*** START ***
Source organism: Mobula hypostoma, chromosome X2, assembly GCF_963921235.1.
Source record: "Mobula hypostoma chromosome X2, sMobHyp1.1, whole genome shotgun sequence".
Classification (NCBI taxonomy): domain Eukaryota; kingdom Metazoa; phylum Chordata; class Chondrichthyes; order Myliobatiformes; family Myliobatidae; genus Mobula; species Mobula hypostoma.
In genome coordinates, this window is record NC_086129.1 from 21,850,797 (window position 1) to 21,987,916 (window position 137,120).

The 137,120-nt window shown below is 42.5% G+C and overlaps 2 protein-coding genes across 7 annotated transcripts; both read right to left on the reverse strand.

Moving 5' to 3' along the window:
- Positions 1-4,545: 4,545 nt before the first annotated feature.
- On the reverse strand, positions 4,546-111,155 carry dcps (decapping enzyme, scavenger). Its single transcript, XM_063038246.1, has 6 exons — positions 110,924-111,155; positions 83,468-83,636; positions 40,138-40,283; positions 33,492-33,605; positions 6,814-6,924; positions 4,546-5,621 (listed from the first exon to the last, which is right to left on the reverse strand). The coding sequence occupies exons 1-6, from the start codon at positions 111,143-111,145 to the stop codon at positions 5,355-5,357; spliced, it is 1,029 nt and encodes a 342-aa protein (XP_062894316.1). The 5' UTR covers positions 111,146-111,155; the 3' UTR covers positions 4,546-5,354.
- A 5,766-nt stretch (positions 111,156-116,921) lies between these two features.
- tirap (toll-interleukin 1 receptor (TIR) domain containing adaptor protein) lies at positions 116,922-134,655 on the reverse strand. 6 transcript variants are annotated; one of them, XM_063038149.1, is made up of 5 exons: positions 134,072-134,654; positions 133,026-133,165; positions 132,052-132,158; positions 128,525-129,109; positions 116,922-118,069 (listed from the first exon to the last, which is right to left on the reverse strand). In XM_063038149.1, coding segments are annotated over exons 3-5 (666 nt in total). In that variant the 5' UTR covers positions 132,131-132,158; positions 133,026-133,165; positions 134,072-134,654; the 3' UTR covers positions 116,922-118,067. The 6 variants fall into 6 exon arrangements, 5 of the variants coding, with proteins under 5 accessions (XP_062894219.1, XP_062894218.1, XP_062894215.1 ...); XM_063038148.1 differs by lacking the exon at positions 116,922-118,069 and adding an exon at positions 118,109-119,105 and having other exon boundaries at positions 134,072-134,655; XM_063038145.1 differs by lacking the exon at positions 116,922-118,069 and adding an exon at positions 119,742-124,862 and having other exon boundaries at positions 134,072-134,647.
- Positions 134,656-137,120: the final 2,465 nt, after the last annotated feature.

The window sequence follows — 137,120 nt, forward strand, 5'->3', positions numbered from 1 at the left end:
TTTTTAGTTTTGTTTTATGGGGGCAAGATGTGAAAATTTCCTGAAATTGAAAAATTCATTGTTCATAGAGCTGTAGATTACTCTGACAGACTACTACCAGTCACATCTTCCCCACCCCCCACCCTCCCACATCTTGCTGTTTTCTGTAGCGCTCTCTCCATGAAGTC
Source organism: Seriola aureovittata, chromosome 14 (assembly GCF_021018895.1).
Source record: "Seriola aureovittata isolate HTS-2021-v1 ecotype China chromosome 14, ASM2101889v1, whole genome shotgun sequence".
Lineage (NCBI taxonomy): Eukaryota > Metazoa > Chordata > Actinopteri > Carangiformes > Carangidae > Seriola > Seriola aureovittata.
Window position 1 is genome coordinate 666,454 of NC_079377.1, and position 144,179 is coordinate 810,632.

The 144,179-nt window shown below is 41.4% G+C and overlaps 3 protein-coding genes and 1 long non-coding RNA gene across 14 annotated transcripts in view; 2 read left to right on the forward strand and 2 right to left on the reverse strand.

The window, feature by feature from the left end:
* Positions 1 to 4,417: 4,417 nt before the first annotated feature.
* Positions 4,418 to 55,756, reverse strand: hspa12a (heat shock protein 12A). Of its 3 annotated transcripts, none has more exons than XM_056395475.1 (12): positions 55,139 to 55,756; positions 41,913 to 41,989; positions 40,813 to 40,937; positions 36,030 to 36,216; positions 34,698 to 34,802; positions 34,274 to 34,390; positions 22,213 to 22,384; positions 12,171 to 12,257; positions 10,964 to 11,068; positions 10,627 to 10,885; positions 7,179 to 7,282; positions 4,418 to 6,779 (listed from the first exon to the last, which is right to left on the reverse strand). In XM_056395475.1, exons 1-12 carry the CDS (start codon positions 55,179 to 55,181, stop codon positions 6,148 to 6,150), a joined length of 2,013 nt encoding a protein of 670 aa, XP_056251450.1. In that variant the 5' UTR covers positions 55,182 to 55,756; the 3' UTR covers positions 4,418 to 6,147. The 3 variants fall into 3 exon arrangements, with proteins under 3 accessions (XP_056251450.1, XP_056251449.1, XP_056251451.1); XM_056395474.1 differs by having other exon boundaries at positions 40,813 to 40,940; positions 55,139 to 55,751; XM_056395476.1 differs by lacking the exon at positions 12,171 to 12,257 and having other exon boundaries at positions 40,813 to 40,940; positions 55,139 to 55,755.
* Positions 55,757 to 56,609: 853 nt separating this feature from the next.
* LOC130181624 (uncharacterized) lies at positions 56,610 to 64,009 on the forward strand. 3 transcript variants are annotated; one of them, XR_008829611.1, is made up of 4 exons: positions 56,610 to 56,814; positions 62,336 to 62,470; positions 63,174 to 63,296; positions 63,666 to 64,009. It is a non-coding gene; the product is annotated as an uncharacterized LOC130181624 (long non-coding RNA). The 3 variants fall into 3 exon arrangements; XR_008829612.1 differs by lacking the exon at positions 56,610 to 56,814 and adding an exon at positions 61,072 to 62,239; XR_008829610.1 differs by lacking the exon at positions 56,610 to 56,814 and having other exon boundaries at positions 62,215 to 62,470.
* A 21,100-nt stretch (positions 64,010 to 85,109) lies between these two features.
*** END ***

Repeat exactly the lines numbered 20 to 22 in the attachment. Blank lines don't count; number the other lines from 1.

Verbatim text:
* Positions 1 to 4,417: 4,417 nt before the first annotated feature.
* Positions 4,418 to 55,756, reverse strand: hspa12a (heat shock protein 12A). Of its 3 annotated transcripts, none has more exons than XM_056395475.1 (12): positions 55,139 to 55,756; positions 41,913 to 41,989; positions 40,813 to 40,937; positions 36,030 to 36,216; positions 34,698 to 34,802; positions 34,274 to 34,390; positions 22,213 to 22,384; positions 12,171 to 12,257; positions 10,964 to 11,068; positions 10,627 to 10,885; positions 7,179 to 7,282; positions 4,418 to 6,779 (listed from the first exon to the last, which is right to left on the reverse strand). In XM_056395475.1, exons 1-12 carry the CDS (start codon positions 55,179 to 55,181, stop codon positions 6,148 to 6,150), a joined length of 2,013 nt encoding a protein of 670 aa, XP_056251450.1. In that variant the 5' UTR covers positions 55,182 to 55,756; the 3' UTR covers positions 4,418 to 6,147. The 3 variants fall into 3 exon arrangements, with proteins under 3 accessions (XP_056251450.1, XP_056251449.1, XP_056251451.1); XM_056395474.1 differs by having other exon boundaries at positions 40,813 to 40,940; positions 55,139 to 55,751; XM_056395476.1 differs by lacking the exon at positions 12,171 to 12,257 and having other exon boundaries at positions 40,813 to 40,940; positions 55,139 to 55,755.
* Positions 55,757 to 56,609: 853 nt separating this feature from the next.